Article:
In the Macintosh Finder navigate to the Spool folder within the ImagePrint folder (in Applications) and right click the Spoolface application. Choose Open in the menu, then click Open in the dialog box that appears.
ImagePrint 9 has two ways of adding a decorative edge to prints: Borders (using the Borders Browser) and Frames. Though they sound similar, they’re actually quite different in the effects they can achieve. Still, it can be a bit confusing as to which tool does what and when to use it. So here’s a quick rundown on how these two “edgy” features work:
Frames – quick and easy
Frames are simple: A solid rectangle surrounding an image. Adding one is as simple as right-clicking an image, choosing “Add Background” and clicking FRAME in the window that appears. Next you specify the distance from the edge of the image, thickness and color, click OK and BAM: You have a nice frame around your image. If you want to get a bit more complex you can also specify a matte area between the image’s edge and the interior frame edge. This matte area can be filled with a solid color or left transparent, opening the door to lots of design options. (For instance, try placing a framed image with a transparent matte over another image–the underlying image will show through the matted area giving you a unique, personalized frame).
Borders – edges and more
Borders are a bit more complex. Instead of being limited to rectangular shapes generated by ImagePrint, borders are actually images themselves. You can create these border images yourself or purchase pre-made packages from companies that specialize in artistic borders.
Just a couple of things to keep in mind about these border files: They need to be in PhotoShop PSD format, 8 bit. And…each border file needs to match the aspect ratio (in other words, the shape) of the images you plan to apply it to or some part of the image will be cropped to fit. Also, size matters–when you apply an border file to an image, the image will be resized to match the size of the border file. Choose to apply an 8×10 border to a 4×5 image and you’ll end up with an 8×10 bordered image (you can resize it afterward though using ImagePrint’s normal scaling tools).
Once you have them, border files need to be placed in the Borders folder within your ImagePrint folder. Then you can select them from the Border Browser (available under ImagePrint’s View menu).
Double-click a border from the Border Browser to apply it to an image. The original image will show through the transparent areas of the border file while the non-transparent parts of the border will overlay it. This allows for effects such as sloppy or ragged borders (simply create a PSD file with the edge you want to achieve and all other areas transparent). Borders can also be used for effects that aren’t really “borders” at all–like placing your logo in the bottom corner of photographs or creating cards with transparent areas for people’s faces, or… well, the possibilities are almost endless.
So… Frames or Borders–which to use?
It depends on your needs. Want a simple, colored rectangle around your image, maybe with a matte interior? Frames are the way to go. Need an artistic, ragged edge or vignette effect, or an easy way to apply a static graphic effect or logo to images? You should be looking at Borders.
Need more information? Frames are discussed in much more detail in the ImagePrint 9 User’s Guide (chapter 13). Borders are discussed in chapter 11.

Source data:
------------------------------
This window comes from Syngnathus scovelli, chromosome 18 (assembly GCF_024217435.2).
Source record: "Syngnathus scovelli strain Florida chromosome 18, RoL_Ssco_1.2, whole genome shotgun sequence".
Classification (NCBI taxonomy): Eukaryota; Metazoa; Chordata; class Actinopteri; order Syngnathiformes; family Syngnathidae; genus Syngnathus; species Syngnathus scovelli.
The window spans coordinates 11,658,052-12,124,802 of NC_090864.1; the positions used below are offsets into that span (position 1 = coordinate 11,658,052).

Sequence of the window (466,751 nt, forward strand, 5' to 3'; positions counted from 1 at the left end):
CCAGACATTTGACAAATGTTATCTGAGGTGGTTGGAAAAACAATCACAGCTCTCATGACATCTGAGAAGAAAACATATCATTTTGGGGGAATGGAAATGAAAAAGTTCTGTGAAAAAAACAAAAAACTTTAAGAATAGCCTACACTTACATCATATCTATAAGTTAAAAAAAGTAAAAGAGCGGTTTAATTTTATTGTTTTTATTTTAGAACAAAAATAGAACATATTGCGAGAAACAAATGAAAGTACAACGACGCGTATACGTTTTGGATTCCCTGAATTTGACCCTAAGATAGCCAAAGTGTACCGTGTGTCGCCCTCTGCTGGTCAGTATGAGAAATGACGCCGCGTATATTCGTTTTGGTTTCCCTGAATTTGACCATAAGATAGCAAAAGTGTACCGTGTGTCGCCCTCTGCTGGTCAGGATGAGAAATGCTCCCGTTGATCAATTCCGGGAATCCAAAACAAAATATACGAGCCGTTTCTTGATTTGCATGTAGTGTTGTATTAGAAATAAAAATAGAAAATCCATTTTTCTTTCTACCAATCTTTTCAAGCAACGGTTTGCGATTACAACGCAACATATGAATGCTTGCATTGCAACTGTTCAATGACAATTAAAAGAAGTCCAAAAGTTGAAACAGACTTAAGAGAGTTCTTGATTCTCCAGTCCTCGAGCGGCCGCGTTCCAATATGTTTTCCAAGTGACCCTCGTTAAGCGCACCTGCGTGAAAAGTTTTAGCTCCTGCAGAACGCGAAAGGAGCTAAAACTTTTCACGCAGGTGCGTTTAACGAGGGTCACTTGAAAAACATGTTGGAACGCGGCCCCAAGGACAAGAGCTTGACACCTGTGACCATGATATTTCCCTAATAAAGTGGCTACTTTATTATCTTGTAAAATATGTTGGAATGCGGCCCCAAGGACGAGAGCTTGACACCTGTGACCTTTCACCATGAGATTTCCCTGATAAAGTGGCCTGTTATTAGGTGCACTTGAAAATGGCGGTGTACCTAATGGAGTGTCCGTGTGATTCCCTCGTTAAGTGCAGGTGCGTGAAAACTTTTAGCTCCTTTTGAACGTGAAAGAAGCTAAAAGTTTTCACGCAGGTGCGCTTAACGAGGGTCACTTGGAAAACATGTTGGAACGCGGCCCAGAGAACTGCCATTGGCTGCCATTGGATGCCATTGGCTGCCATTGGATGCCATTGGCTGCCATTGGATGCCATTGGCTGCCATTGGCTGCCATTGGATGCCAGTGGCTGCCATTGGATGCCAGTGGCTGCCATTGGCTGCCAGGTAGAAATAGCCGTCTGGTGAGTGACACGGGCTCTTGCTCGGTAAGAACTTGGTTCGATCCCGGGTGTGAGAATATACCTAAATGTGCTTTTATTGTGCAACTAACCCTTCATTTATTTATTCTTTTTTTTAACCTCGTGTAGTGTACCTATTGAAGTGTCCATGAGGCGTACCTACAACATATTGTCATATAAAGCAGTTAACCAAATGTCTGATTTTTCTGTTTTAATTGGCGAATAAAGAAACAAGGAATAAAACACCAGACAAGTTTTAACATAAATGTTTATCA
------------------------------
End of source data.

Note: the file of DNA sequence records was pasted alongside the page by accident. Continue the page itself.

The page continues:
Boundaries – Layouts within layouts!
ImagePrint makes it easy to add multiple images to a layout, but did you know there’s a way to create “sub-layouts” of images within a page? The feature is called Boundaries, one of the most versatile and unique (and probably unknown) of all ImagePrint’s layout features. You can use a boundary to quickly put a colored background behind a group of images or just use it as an easy method of placing and moving groups of images while maintaining their position relative to one another. Boundaries can be especially useful on larger printers as it allows you to easily create multiple album pages or greeting cards within a single page.
You create a boundary by right clicking (or control clicking if you don’t have a right mouse button) in an empty spot within your ImagePrint layout area. In the menu that appears, choose “Add Boundary”, then in the “Add Boundary Area” window type in a width and height (choose a size smaller than your current page, but one that will accommodate the images you plan to add). By default the boundary will be transparent, but if you want it to be a colored background, choose Solid at the top of the window and pick your color via the color picker menu at the bottom.
You should now see the boundary on your page. Now open some images and drag them into it. You can click and drag images to move them around within the boundary area just like normal–nothing too special there. But once you have some images within the boundary–try clicking an empty spot within the boundary and dragging. The boundary itself moves, along with all of the images within it. You now have a region of images you can move anywhere on the page!
Once a boundary has been created, it’s size and color can’t be changed, so to make alterations you’ll need to delete it and recreate it with the new parameters. You delete a boundary just like an image–click the boundary, then choose the black scissors icon from the floating tool palette.
There’s a lot more that can be said about boundaries (for instance, the way they handle crop marks and annotations of images dragged into them is, well, cool) but that’s all we have space for here. You’ll find more information within the user’s manual (chapter 13) but those are the basics of this powerful, unique tool.
ImagePrint has a lot of tools. In fact, it has so many tools that unless you’ve read the manual cover to cover (and who wants to do that?) there may be a few you haven’t heard about. We’ll use this feature to occassionally point out some of the ones you may not be aware of.